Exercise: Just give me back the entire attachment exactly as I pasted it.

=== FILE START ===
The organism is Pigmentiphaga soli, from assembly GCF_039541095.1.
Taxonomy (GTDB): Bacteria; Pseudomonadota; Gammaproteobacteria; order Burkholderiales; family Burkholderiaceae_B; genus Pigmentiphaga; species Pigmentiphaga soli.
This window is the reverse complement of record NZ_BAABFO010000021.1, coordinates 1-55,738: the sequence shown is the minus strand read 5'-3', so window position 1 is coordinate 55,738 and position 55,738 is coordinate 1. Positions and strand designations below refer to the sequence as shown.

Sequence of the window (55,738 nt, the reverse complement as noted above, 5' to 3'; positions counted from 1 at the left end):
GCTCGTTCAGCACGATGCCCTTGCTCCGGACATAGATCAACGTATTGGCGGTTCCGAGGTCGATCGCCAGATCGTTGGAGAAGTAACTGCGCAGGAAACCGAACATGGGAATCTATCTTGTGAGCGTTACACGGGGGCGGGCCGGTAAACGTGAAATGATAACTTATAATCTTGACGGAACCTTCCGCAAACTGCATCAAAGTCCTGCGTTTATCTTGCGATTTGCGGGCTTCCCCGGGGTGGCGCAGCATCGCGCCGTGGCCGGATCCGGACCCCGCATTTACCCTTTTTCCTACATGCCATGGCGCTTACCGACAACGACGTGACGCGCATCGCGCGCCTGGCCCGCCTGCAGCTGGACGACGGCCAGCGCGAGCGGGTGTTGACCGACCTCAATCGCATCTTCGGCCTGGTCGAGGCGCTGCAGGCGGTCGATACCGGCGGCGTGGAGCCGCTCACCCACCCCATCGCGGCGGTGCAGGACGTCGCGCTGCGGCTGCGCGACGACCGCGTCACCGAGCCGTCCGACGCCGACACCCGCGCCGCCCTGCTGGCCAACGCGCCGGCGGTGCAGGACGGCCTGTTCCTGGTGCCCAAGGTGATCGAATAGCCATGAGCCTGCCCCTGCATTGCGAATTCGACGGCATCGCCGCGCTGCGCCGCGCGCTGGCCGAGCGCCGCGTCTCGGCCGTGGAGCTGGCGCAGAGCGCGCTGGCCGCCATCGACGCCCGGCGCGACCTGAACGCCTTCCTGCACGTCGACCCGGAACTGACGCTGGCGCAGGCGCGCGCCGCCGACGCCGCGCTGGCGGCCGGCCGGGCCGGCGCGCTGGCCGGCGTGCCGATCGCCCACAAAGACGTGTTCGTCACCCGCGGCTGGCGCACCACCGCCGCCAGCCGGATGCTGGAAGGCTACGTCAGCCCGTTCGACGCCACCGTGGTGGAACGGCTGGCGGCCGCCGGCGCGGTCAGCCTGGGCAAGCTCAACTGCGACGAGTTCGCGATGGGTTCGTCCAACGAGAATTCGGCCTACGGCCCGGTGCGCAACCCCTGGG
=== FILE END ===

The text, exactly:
The organism is Pigmentiphaga soli, from assembly GCF_039541095.1.
Taxonomy (GTDB): Bacteria; Pseudomonadota; Gammaproteobacteria; order Burkholderiales; family Burkholderiaceae_B; genus Pigmentiphaga; species Pigmentiphaga soli.
This window is the reverse complement of record NZ_BAABFO010000021.1, coordinates 1-55,738: the sequence shown is the minus strand read 5'-3', so window position 1 is coordinate 55,738 and position 55,738 is coordinate 1. Positions and strand designations below refer to the sequence as shown.

Sequence of the window (55,738 nt, the reverse complement as noted above, 5' to 3'; positions counted from 1 at the left end):
GCTCGTTCAGCACGATGCCCTTGCTCCGGACATAGATCAACGTATTGGCGGTTCCGAGGTCGATCGCCAGATCGTTGGAGAAGTAACTGCGCAGGAAACCGAACATGGGAATCTATCTTGTGAGCGTTACACGGGGGCGGGCCGGTAAACGTGAAATGATAACTTATAATCTTGACGGAACCTTCCGCAAACTGCATCAAAGTCCTGCGTTTATCTTGCGATTTGCGGGCTTCCCCGGGGTGGCGCAGCATCGCGCCGTGGCCGGATCCGGACCCCGCATTTACCCTTTTTCCTACATGCCATGGCGCTTACCGACAACGACGTGACGCGCATCGCGCGCCTGGCCCGCCTGCAGCTGGACGACGGCCAGCGCGAGCGGGTGTTGACCGACCTCAATCGCATCTTCGGCCTGGTCGAGGCGCTGCAGGCGGTCGATACCGGCGGCGTGGAGCCGCTCACCCACCCCATCGCGGCGGTGCAGGACGTCGCGCTGCGGCTGCGCGACGACCGCGTCACCGAGCCGTCCGACGCCGACACCCGCGCCGCCCTGCTGGCCAACGCGCCGGCGGTGCAGGACGGCCTGTTCCTGGTGCCCAAGGTGATCGAATAGCCATGAGCCTGCCCCTGCATTGCGAATTCGACGGCATCGCCGCGCTGCGCCGCGCGCTGGCCGAGCGCCGCGTCTCGGCCGTGGAGCTGGCGCAGAGCGCGCTGGCCGCCATCGACGCCCGGCGCGACCTGAACGCCTTCCTGCACGTCGACCCGGAACTGACGCTGGCGCAGGCGCGCGCCGCCGACGCCGCGCTGGCGGCCGGCCGGGCCGGCGCGCTGGCCGGCGTGCCGATCGCCCACAAAGACGTGTTCGTCACCCGCGGCTGGCGCACCACCGCCGCCAGCCGGATGCTGGAAGGCTACGTCAGCCCGTTCGACGCCACCGTGGTGGAACGGCTGGCGGCCGCCGGCGCGGTCAGCCTGGGCAAGCTCAACTGCGACGAGTTCGCGATGGGTTCGTCCAACGAGAATTCGGCCTACGGCCCGGTGCGCAACCCCTGGG